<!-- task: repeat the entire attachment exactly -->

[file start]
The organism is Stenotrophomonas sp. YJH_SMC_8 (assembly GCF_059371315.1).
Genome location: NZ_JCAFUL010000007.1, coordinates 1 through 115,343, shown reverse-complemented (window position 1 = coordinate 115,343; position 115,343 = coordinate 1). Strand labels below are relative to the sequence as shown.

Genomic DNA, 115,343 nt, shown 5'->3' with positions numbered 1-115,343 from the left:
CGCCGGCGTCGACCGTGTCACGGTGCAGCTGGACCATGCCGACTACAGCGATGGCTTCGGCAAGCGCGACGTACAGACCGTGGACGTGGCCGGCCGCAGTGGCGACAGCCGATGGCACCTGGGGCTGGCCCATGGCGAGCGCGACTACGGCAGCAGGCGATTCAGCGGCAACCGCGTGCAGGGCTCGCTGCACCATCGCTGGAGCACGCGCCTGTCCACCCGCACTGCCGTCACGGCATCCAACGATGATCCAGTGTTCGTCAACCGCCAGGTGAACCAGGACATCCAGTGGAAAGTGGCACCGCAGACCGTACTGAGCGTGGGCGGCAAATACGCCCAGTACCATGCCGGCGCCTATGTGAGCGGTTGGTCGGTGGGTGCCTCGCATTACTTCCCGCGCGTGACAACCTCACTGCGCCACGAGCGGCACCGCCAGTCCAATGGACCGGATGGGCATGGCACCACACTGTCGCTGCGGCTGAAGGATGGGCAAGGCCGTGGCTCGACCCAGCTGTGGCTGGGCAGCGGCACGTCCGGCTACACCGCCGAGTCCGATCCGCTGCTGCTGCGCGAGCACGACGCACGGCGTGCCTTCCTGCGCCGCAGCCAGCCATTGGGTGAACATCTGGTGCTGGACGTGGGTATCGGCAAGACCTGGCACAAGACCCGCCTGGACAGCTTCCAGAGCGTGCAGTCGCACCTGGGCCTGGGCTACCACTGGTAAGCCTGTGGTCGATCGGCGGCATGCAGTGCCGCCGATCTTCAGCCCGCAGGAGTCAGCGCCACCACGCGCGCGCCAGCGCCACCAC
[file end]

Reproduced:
The organism is Stenotrophomonas sp. YJH_SMC_8 (assembly GCF_059371315.1).
Genome location: NZ_JCAFUL010000007.1, coordinates 1 through 115,343, shown reverse-complemented (window position 1 = coordinate 115,343; position 115,343 = coordinate 1). Strand labels below are relative to the sequence as shown.

Genomic DNA, 115,343 nt, shown 5'->3' with positions numbered 1-115,343 from the left:
CGCCGGCGTCGACCGTGTCACGGTGCAGCTGGACCATGCCGACTACAGCGATGGCTTCGGCAAGCGCGACGTACAGACCGTGGACGTGGCCGGCCGCAGTGGCGACAGCCGATGGCACCTGGGGCTGGCCCATGGCGAGCGCGACTACGGCAGCAGGCGATTCAGCGGCAACCGCGTGCAGGGCTCGCTGCACCATCGCTGGAGCACGCGCCTGTCCACCCGCACTGCCGTCACGGCATCCAACGATGATCCAGTGTTCGTCAACCGCCAGGTGAACCAGGACATCCAGTGGAAAGTGGCACCGCAGACCGTACTGAGCGTGGGCGGCAAATACGCCCAGTACCATGCCGGCGCCTATGTGAGCGGTTGGTCGGTGGGTGCCTCGCATTACTTCCCGCGCGTGACAACCTCACTGCGCCACGAGCGGCACCGCCAGTCCAATGGACCGGATGGGCATGGCACCACACTGTCGCTGCGGCTGAAGGATGGGCAAGGCCGTGGCTCGACCCAGCTGTGGCTGGGCAGCGGCACGTCCGGCTACACCGCCGAGTCCGATCCGCTGCTGCTGCGCGAGCACGACGCACGGCGTGCCTTCCTGCGCCGCAGCCAGCCATTGGGTGAACATCTGGTGCTGGACGTGGGTATCGGCAAGACCTGGCACAAGACCCGCCTGGACAGCTTCCAGAGCGTGCAGTCGCACCTGGGCCTGGGCTACCACTGGTAAGCCTGTGGTCGATCGGCGGCATGCAGTGCCGCCGATCTTCAGCCCGCAGGAGTCAGCGCCACCACGCGCGCGCCAGCGCCACCAC